Alexander VI 1431–1503 Pope

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Alexander VI

As pope, Alexander VI became a symbol of corruption within the Roman Catholic Church. He was born Rodrigo Borgia, a member of a powerful family in Spain. In 1456 his uncle Pope Calixtus III made him a cardinal. A year later he received the high position of vice-chancellor of the Catholic Church. While he was a cardinal, Rodrigo had seven illegitimate* children. However, his behavior was not particularly shocking for the times.

Rodrigo became pope on August 11, 1492. He used his position of power to gain land and wealth for his children. He made his son Cesare duke of Romagna. He also took land from nobles in central Italy for his other children, including his daughter Lucrezia, the Duchess of Ferrara. These actions earned him the ill will of many cardinals. He threatened those who opposed him, and some died suspiciously. He also made no secret of his affairs with women. His mistress Giulia Farnese bore him a son in 1498, while he was pope.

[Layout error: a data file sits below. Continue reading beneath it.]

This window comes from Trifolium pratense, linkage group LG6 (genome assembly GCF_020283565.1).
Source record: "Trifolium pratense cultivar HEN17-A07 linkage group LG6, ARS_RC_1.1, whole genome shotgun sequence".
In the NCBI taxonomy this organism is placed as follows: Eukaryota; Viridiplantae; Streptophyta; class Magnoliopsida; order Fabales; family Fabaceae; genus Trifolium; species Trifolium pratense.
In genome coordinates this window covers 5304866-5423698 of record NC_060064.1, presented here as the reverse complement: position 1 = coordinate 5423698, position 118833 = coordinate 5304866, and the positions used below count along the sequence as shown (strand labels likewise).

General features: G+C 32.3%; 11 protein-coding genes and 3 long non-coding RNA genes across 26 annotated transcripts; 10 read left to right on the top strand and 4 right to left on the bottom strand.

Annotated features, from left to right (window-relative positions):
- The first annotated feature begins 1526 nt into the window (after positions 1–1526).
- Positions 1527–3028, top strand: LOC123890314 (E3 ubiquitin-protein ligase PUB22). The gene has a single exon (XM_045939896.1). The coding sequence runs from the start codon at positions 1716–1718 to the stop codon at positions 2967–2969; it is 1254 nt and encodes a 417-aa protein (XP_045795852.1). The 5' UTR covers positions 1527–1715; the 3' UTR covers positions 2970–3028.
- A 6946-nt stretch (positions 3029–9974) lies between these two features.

However, some of Alexander's actions were positive. He struggled to keep the French king Charles VIII from invading Italy in the 1490s. He also added to the beauty of the Vatican. He hired artists to create new buildings and paintings in his living quarters. Perhaps his most important act as pope was dividing up the lands of the New World between Spain and Portugal in 1493.

(See alsoAmericas; Farnese, House of; Popes and Papacy. )

* illegitimate

refers to a child born outside of marriage

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Alexander VI 1431–1503 Pope

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